Shopping for a New Honda?See your Price
The Honda Accord has long been one of the most popular entries, in a mainstay of the American market: the mid-size, family-oriented sedan. While the competition has heated up to an unprecedented level over the past several years, with the likes of the savvy, stylish Ford Fusion, the ever-more-value-loaded Hyundai Sonata, and even fresh new entries like the Chrysler 200, the 2015 Accord carries over from last year's redesign as a model that doesn't aim to be an outlier, rather a lean, refined, sophisticated model that does it all -- with a lot more value than we've expected from Honda in the past.
Honda added some of the design flair and sophistication, in last year's redesign, that helps it keep up with the likes of all this new sheetmetal in the mid-size sedan segment. Although at the same time, the Accord has rekindled some of the elegant, upright look of Accords past -- all with some underlying suggestions, in the design, that Honda isn't willing to sacrifice the Accord's spacious, comfortable goodness for an extra-swoopy roofline. We wouldn't call this model stunning or head-turning, but the look, which maximizes the greenhouse (window space) and isn't at all slab-sided altogether looks fresh.
The rather low instrument panel, and an interior design that really pushes out the corners, altogether enforces that airiness inside. Meanwhile, important controls are placed quite high within it. With Coupes, you give up some practicality for a performance look; they're mostly the same as sedans from the front seats forward, but their completely different, wedgier tail and side sheetmetal adds up to a more dynamic stance.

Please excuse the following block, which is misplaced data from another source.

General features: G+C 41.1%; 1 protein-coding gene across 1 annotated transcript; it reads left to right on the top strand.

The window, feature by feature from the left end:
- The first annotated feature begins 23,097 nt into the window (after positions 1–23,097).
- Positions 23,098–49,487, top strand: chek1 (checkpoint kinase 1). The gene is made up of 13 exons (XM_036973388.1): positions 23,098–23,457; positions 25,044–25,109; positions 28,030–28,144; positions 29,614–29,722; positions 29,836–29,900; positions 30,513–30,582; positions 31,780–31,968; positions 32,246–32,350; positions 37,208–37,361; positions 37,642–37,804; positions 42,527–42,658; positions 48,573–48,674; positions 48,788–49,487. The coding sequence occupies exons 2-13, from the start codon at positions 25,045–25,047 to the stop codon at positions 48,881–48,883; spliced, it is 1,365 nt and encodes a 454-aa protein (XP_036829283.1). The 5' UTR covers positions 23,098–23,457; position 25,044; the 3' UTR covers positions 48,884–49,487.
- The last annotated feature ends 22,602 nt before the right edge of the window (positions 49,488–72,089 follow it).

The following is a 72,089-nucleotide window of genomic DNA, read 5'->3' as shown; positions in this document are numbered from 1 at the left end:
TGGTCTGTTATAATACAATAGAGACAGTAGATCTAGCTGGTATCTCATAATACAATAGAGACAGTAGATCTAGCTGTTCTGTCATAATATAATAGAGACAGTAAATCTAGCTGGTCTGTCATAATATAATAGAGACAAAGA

Although 2015 Honda Accord Plug-In Hybrid and Accord Hybrid models are covered in a separate review, they're the way to go for those who really want to minimize their gasoline consumption. Instead, they have a frugal 2.0-liter four-cylinder engine, plus a lithium-ion battery pack and new two-motor hybrid system that can operate in three different modes, including full-electric operation. You sacrifice a little cargo space, but earn an EPA City rating of 50 mpg.
As for the rest of the model line, powertrains are both stronger and more fuel-efficient than they were just a couple of years ago. With the base four-cylinder engine, you get direct injection technology, and you can choose from a six-speed manual or continuously variable automatic transmission (CVT). This CVT gives a much more linear feel than earlier CVTs on the market, so it might even fool some drivers into thinking it's a regular automatic transmission. The four makes 185 horsepower in most models, while an Accord Sport model makes 189 hp. A V-6 engine is still offered across the Accord model line; it makes 278 hp and is coupled to a six-speed automatic transmission or (in Coupes only) a six-speed manual gearbox. Regular unleaded gasoline is just fine no matter which engine, and fuel economy ratings range up to 27 mpg city, 36 highway with the four-cylinder engine and CVT, and up to 21/34 with the V-6.